An interview with the well-known pre-war amateur Bugatti driver
Continuing the enthralling pastime of tracking down and talking to pre-war racing personalities, I drove through Welsh mist to beyond Swansea the other day, to interview that enthusiastic Bugatti exponent A. H. L. Eccles at his country home on the Gower peninsula.
Asked what sparked off his interest in fast motor cars, Lindsay Eccles, looking very little older than he did when I watched him driving at Brooklands and Donington, but now minus his moustache, told me that his parents had a house, “Broadway”, between Laugharne and Pendine, in Carmarthenshire, so that he naturally used to watch the record-breaking attempts on the famous sands of men like Malcolm Campbell and Parry Thomas. This, he recalls, entailed standing about for hours before anything happened—just as it did when other small boys waited for a steam-roller to move or, in my case, for a Gloster Gamecock to emerge from its hangar at Kenley aerodrome. But these long delays before the excitement broke did not detract from Eccles’ enthusiasm when he became old enough to own a car, his first one being a Morris Fourteen.
Lindsay Eccles’ brother, the late Roy Eccles, who became very well-known for his exploits with a Frazer Nash possessing an abnormally high compression ratio and later, with an MG Magnette and, with his wife, the Lagonda Rapier-based supercharged single-seater Eccles Special, was likewise an enthusiast, who owned originally a Lea-Francis, which he drove in local speed events at Hundred House on a weight-handicap basis. Lindsay Eccles had his first taste of speed work when he competed in this car at Shelsley Walsh; he enjoyed the experience so much that he bought himself a low-chassis 4 1/2-litre Invicta.
This was in 1931, when about the only major speed events open to British competitors were Brooklands and the Shelsley Walsh hillclimbs. Eccles remembers that these impressive-to-look-at sports Invictas had a whippy chassis accentuated by their big slab petrol tanks, which made them liable to weave about, which his did up Shelsley, causing “moments” in the Esses! Nevertheless, Eccles was second in his class to Raymond Mays, who was driving a specially-prepared car of the same make and model, in 1931 and again in June, 1932, when his Invicta tied with C. M. Needham’s, and likewise at the second 1932 meeting. This whetted Eccles’ appetite for competitive motoring and he and his brother invested (a word which would have more meaning today!) in two second-hand Bugattis, Lindsay buying a 2-litre GP Modifée, Roy a Type 37.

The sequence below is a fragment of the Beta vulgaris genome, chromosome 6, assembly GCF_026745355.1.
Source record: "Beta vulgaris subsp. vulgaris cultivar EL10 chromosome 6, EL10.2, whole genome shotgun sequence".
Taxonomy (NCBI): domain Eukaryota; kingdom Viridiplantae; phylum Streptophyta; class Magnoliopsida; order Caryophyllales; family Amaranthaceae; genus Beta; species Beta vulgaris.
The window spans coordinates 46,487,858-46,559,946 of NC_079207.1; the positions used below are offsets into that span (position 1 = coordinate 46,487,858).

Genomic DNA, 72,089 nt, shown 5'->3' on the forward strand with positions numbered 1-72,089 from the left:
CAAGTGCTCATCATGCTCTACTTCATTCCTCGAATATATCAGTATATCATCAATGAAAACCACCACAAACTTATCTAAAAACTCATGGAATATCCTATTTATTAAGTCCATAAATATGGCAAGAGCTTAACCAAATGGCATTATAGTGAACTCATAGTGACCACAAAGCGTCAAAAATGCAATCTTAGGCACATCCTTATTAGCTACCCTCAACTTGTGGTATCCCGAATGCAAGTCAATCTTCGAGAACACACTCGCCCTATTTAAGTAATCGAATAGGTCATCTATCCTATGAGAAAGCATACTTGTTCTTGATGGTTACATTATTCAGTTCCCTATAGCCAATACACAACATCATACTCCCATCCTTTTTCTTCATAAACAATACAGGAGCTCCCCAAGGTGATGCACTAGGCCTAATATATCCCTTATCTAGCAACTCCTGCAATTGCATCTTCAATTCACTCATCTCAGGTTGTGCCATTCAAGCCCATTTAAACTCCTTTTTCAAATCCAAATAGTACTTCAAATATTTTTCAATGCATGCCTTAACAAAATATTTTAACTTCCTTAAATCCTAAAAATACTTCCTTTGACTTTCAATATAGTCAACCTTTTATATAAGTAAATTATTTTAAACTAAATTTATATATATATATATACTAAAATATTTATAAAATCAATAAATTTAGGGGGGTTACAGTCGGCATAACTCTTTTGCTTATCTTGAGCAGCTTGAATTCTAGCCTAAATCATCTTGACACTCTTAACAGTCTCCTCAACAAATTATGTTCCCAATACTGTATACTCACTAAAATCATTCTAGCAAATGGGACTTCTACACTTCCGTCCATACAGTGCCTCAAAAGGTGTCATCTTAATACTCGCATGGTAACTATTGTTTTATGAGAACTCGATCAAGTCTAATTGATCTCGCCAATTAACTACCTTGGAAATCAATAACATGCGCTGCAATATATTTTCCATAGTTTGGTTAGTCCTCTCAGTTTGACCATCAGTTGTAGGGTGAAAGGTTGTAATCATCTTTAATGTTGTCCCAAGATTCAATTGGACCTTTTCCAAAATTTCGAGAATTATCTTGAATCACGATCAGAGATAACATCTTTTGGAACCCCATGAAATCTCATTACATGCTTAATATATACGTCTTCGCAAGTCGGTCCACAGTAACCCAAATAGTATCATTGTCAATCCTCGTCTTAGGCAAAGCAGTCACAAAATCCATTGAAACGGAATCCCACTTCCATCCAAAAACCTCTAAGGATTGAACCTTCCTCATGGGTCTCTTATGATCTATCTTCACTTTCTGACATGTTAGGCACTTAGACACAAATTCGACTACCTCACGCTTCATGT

This was the beginning of Lindsay Eccles’ racing career, during which he remained faithful to the Molsheim make, which is not difficult to understand, because, as I well recall, before the war the better Bugattis were not only the most technically-exciting and enjoyable cars available, but they would see off almost anything on the road, to the accompaniment of inimitable sounds and smells, whereas today, although the fascination hasn’t diminished one iota, the fastest of the breed might have difficulty keeping a Ferrari, Lamborghini or “E”-type Jaguar in sight. Eccles had his Bugattis prepared for racing and serviced by H. W. Papworth, whose premises, so enthralling to visit, were in Filmer Road, Fulham. As his racing engagements multiplied, with events at Donington, Southport, the loM and abroad, Papworth used to convey the appropriate Bugatti to the venue and supply mechanics, one of his boys being detailed to act as riding mechanic, this applying even in the dangerous Mannin Moar race through the streets of Douglas, when one of the lads would be provided with a crash-hat and told to get on with it. Eccles drove to Brooklands in the Invicta, one of his photographs showing it about to tow-start one of his Bugattis along the Finishing straight. Later he used a black and green Type 57 Bugatti saloon for the same purpose. For racing, Pratts-Ethyl petrol and Essolube oil were favoured, as old advertisements reminded me.
To talk of these pre-war races with Lindsay Eccles is to recapture the nostalgia of those days. He remarks that it was a trifle droll that he was classed as an amateur driver, when he paid Papworth to maintain his cars, which were finished in Eccles’ colours of black and green and kept in London or at Brooklands between races, whereas a driver owning a small garage would be a professional; letters in Eccles’ file reminded me that when drivers of his calibre were invited to take part in important races, such as the Brooklands Mountain Championship or a long-distance classic at Donington, by Percy Bradley and Fred Cramer, they were still expected to pay the 5 gns. entry fee!